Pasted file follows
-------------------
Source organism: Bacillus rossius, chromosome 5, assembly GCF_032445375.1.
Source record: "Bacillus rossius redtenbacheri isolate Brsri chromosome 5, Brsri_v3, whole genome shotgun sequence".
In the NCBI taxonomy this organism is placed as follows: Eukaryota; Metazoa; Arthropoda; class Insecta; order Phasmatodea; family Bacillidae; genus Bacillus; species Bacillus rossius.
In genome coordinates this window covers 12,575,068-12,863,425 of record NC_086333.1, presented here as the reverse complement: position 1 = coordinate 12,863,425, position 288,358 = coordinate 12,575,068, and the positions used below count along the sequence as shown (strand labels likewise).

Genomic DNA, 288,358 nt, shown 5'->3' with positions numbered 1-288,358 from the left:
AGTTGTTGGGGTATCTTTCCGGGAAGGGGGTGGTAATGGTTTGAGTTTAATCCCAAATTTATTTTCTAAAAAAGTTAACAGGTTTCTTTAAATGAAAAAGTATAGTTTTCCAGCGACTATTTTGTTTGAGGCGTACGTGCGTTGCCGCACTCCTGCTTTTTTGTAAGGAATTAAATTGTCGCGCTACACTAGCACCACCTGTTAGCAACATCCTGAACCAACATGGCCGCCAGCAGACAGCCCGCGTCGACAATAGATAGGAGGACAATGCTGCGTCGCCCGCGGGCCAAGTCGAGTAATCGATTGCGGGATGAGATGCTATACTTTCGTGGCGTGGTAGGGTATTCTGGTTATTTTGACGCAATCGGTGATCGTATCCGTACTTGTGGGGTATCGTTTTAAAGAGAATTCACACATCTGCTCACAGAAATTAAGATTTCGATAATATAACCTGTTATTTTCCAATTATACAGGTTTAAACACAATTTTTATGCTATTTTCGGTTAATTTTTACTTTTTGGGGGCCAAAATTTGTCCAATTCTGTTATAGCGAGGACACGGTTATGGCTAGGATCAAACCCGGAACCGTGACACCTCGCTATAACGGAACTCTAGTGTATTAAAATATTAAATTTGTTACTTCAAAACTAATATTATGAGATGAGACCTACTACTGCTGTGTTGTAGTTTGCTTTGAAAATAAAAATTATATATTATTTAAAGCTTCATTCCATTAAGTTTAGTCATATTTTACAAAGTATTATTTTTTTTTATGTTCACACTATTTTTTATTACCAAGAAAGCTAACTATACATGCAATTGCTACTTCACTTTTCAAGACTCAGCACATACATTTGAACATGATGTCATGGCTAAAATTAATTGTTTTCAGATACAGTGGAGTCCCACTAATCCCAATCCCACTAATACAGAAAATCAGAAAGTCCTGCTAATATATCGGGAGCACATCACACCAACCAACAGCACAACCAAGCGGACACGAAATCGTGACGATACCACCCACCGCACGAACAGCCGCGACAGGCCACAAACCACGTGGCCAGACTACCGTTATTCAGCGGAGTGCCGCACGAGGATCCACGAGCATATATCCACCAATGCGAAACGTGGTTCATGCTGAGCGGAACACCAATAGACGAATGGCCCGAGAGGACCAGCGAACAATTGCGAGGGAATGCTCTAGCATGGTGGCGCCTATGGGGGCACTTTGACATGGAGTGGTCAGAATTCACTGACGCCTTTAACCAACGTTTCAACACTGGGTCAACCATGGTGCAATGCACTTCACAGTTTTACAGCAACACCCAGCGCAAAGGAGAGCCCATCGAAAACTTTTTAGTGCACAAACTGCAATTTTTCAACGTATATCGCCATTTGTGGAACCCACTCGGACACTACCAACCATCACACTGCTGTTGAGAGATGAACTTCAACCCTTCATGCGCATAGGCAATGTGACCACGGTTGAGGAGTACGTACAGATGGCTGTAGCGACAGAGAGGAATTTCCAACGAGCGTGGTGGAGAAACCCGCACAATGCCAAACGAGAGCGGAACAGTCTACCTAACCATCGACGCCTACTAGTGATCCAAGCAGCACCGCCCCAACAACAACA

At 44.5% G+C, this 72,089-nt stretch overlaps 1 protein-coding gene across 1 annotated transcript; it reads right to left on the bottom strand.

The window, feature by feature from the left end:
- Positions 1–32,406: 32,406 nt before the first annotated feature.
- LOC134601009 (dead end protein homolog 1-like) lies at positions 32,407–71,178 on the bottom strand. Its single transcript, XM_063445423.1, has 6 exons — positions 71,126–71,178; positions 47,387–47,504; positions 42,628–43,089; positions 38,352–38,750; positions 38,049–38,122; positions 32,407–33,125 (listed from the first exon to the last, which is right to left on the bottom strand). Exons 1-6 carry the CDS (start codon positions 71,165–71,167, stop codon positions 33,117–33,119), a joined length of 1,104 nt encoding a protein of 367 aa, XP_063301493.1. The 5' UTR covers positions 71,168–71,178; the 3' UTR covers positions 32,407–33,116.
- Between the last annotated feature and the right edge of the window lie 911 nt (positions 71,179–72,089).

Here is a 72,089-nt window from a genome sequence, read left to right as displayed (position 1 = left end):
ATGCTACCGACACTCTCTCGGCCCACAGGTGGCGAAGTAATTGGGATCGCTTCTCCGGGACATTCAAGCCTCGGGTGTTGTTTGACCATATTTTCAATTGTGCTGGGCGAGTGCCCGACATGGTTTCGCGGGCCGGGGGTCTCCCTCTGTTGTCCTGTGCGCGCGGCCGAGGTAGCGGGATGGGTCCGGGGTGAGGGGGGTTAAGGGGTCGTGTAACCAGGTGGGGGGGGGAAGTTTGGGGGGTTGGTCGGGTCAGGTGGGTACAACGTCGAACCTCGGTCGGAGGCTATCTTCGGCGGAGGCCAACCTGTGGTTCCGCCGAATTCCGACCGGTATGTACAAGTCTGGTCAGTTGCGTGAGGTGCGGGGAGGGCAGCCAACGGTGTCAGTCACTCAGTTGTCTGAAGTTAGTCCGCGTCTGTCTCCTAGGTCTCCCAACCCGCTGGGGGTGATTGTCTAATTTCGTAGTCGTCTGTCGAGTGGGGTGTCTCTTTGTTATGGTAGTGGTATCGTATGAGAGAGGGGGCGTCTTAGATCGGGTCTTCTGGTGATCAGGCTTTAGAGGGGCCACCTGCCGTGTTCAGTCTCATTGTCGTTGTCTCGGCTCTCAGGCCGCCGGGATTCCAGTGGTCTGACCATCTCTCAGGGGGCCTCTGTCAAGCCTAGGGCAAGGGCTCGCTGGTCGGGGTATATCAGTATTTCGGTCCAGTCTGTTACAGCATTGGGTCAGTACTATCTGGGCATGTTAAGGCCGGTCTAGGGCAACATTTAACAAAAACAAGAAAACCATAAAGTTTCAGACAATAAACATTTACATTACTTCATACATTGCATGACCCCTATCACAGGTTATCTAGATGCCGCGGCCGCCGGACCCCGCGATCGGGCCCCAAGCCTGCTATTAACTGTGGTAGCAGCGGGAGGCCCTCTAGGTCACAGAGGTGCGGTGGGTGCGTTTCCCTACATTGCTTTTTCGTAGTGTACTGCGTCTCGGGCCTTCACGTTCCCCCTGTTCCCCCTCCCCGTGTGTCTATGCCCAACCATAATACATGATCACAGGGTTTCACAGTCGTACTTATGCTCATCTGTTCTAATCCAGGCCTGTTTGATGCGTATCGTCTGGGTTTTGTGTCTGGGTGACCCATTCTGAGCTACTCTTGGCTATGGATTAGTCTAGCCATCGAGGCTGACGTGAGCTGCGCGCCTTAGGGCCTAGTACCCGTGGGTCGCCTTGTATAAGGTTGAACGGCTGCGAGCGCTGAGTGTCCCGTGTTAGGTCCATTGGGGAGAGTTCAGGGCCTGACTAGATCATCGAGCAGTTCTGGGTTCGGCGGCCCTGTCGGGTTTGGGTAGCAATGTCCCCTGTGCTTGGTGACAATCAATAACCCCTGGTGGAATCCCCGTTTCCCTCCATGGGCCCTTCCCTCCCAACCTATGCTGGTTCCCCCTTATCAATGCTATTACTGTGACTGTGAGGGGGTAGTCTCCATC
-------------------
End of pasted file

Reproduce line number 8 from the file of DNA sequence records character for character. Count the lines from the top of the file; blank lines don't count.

The window, feature by feature from the left end: